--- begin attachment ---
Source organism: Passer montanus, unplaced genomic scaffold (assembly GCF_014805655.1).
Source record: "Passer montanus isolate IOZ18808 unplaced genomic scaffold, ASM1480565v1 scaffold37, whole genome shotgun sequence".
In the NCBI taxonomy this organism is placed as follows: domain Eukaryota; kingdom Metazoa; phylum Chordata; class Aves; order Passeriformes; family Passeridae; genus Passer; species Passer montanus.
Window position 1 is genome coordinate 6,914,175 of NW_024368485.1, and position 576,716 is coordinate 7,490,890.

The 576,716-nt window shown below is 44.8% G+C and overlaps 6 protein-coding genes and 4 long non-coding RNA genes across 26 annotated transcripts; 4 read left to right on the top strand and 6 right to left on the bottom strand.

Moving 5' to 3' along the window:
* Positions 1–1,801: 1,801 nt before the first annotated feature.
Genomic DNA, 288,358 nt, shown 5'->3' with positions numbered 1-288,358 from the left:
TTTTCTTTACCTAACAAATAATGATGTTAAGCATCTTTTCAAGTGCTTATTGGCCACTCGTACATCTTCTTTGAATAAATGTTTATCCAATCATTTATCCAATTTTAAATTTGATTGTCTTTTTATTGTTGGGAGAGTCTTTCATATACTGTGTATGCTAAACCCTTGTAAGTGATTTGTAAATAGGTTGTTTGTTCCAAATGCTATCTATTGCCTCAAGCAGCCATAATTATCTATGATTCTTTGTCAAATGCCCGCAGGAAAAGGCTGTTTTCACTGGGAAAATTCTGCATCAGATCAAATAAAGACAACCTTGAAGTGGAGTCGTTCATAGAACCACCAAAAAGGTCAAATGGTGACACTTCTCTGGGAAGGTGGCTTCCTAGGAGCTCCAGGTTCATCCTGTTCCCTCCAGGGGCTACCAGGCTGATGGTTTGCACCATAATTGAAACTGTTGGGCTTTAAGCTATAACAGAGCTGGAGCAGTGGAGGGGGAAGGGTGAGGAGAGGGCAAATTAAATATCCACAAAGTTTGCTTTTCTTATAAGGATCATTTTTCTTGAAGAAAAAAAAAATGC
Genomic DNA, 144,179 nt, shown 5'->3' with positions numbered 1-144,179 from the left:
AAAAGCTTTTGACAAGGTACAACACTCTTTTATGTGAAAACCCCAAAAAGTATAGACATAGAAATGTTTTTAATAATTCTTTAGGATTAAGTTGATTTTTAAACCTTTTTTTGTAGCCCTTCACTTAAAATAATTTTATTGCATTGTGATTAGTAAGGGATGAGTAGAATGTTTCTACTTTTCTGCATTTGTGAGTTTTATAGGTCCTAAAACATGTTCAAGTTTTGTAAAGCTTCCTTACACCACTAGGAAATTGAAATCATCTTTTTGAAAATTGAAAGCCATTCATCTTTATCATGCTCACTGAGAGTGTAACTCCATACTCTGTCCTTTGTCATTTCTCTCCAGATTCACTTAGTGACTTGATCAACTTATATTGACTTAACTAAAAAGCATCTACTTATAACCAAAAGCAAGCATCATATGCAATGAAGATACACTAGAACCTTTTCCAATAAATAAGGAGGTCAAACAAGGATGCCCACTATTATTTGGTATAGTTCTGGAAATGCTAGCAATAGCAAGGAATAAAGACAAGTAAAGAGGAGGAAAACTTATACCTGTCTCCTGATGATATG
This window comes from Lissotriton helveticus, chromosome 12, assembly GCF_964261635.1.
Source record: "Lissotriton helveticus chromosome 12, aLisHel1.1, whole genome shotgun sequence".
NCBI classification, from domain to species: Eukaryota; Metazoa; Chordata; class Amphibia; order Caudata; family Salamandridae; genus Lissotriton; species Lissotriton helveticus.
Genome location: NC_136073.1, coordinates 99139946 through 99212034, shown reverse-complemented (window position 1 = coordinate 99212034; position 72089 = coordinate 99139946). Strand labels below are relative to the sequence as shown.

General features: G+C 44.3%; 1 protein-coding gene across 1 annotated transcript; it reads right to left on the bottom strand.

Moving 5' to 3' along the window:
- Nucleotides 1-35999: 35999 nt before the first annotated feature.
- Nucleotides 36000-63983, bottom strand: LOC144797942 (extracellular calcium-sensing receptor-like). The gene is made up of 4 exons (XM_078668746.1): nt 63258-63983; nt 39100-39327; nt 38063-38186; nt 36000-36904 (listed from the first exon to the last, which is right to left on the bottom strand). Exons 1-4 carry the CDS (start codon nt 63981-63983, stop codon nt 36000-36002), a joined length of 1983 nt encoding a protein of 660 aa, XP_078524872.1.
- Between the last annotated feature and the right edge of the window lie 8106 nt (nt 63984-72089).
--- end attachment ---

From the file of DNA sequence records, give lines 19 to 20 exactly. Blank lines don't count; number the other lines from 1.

- Nucleotides 36000-63983, bottom strand: LOC144797942 (extracellular calcium-sensing receptor-like). The gene is made up of 4 exons (XM_078668746.1): nt 63258-63983; nt 39100-39327; nt 38063-38186; nt 36000-36904 (listed from the first exon to the last, which is right to left on the bottom strand). Exons 1-4 carry the CDS (start codon nt 63981-63983, stop codon nt 36000-36002), a joined length of 1983 nt encoding a protein of 660 aa, XP_078524872.1.
- Between the last annotated feature and the right edge of the window lie 8106 nt (nt 63984-72089).